UAB Department of Neurology

The UAB Department of Neurology is home to more than 80 faculty organized around eight comprehensive divisions and seven centers.  We seek to provide state-of-the-art care for neurological disorders, train the next generation of neurologists and neuroscientists, and accelerate progress towards the therapies of the future.

UAB School of Medicine

At the UAB Heersink School of Medicine, we’re training the next generation of physicians and physician-scientists, answering basic scientific questions that lead to medical innovations, and bringing the highest quality health care to all of our patients.
UAB is the heartbeat of Birmingham and an integral medical leader in the Southeast. The Birmingham campus is within walking distance of some of the best parks, entertainment, and dining in the region. Our regional campuses—in Huntsville, Montgomery and Tuscaloosa—expand our academic reach and responsibilities in addition to educating physicians in rural and underserved areas of the state.
Our school is made up of nearly 800 students, more than 1,000 residents, and 1,700 full-time faculty in 27 academic departments. We are the home of The Kirklin Clinic, a multi-disciplinary medical home; University Hospital, one of the largest academic hospitals in the country; and our faculty serve the Children’s of Alabama hospital.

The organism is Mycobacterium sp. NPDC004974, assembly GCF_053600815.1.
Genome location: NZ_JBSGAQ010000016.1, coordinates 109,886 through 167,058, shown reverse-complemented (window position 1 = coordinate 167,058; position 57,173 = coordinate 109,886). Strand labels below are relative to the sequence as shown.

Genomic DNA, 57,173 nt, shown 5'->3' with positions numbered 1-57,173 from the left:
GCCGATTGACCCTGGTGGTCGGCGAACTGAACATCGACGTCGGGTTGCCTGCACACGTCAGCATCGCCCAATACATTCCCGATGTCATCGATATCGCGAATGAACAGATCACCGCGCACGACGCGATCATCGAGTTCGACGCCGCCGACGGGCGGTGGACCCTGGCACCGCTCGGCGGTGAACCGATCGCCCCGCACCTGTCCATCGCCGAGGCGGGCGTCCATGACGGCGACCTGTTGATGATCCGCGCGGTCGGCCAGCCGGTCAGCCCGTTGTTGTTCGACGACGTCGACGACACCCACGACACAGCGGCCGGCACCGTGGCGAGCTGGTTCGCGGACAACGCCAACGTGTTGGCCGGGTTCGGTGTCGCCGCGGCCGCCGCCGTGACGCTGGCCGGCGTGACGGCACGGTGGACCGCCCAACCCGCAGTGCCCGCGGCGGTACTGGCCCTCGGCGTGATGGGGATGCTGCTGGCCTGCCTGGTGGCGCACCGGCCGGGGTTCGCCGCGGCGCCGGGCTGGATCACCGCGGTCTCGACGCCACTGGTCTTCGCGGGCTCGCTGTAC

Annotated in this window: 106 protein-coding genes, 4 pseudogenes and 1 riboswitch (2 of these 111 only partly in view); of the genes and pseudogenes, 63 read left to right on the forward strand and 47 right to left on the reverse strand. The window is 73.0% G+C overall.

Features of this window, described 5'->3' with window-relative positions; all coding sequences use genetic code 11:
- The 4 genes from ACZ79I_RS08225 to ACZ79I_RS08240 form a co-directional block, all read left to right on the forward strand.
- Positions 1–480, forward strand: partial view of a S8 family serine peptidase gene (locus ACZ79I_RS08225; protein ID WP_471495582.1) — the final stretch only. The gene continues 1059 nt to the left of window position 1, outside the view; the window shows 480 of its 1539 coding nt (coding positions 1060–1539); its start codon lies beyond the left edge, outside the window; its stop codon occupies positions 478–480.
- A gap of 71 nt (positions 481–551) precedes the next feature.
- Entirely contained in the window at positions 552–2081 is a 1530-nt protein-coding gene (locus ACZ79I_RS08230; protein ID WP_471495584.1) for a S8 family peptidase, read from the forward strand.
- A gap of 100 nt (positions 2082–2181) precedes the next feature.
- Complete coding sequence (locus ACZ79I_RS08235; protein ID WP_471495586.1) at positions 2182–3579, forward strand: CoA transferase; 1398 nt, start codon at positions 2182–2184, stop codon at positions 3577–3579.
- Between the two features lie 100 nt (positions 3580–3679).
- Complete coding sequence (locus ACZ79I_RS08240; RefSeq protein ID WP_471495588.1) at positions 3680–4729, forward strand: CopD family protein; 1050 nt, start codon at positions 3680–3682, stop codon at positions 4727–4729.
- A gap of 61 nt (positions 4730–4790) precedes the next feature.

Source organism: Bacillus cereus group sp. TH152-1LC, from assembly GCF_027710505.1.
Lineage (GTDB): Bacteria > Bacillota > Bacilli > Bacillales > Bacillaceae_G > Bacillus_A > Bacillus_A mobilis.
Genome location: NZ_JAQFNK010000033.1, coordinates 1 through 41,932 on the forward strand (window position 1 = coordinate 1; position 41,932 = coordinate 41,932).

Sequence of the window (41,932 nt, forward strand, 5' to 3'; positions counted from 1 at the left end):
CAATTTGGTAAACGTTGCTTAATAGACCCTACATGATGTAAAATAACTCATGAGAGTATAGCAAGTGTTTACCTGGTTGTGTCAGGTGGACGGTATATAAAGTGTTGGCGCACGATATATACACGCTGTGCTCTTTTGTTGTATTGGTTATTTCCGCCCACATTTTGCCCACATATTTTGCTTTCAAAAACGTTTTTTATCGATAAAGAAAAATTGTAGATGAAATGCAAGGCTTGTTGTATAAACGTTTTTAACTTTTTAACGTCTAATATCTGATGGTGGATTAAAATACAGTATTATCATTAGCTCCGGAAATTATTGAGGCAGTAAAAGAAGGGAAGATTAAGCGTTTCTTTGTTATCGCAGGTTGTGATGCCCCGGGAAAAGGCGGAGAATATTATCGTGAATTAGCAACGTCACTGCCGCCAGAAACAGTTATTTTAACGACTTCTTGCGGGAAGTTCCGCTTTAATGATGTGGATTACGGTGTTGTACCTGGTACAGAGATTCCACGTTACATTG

Named America’s #1 Best Large Employer for 2021 by Forbes and driven by an intensely collaborative and entrepreneurial character, UAB is one of the leading economic engines of the State, with a nearly $4 billion budget and a statewide economic impact exceeding $7 billion annually. UAB is Alabama’s largest employer with more than 23,000 employees; it supports more than 64,000 jobs statewide with more than 1,400 full time faculty and almost 8,200 medical and graduate students. The UAB SOM ranks 27th and the Department of Neurology 16th nationally in NIH research funding.

Location – Birmingham, Alabama

The rolling countryside of the greater Birmingham area provides a beautiful metropolitan city with an excellent quality of life. Birmingham is the largest city in Alabama with a population of approximately 1.3 million people. It is a culturally diverse city that ranks as one of the most important business centers in the Southeastern United States. The Birmingham metropolitan area has consistently been rated as one of America’s best places to work
and earn a living based on the area’s competitive salary rates and relatively low living expenses. Birmingham is perfectly suited to young families with superior public and private schools and a low cost of living. It is one of
the few places in the United States where a 4-hour drive affords one the access to mountains, beaches or a major metropolitan area.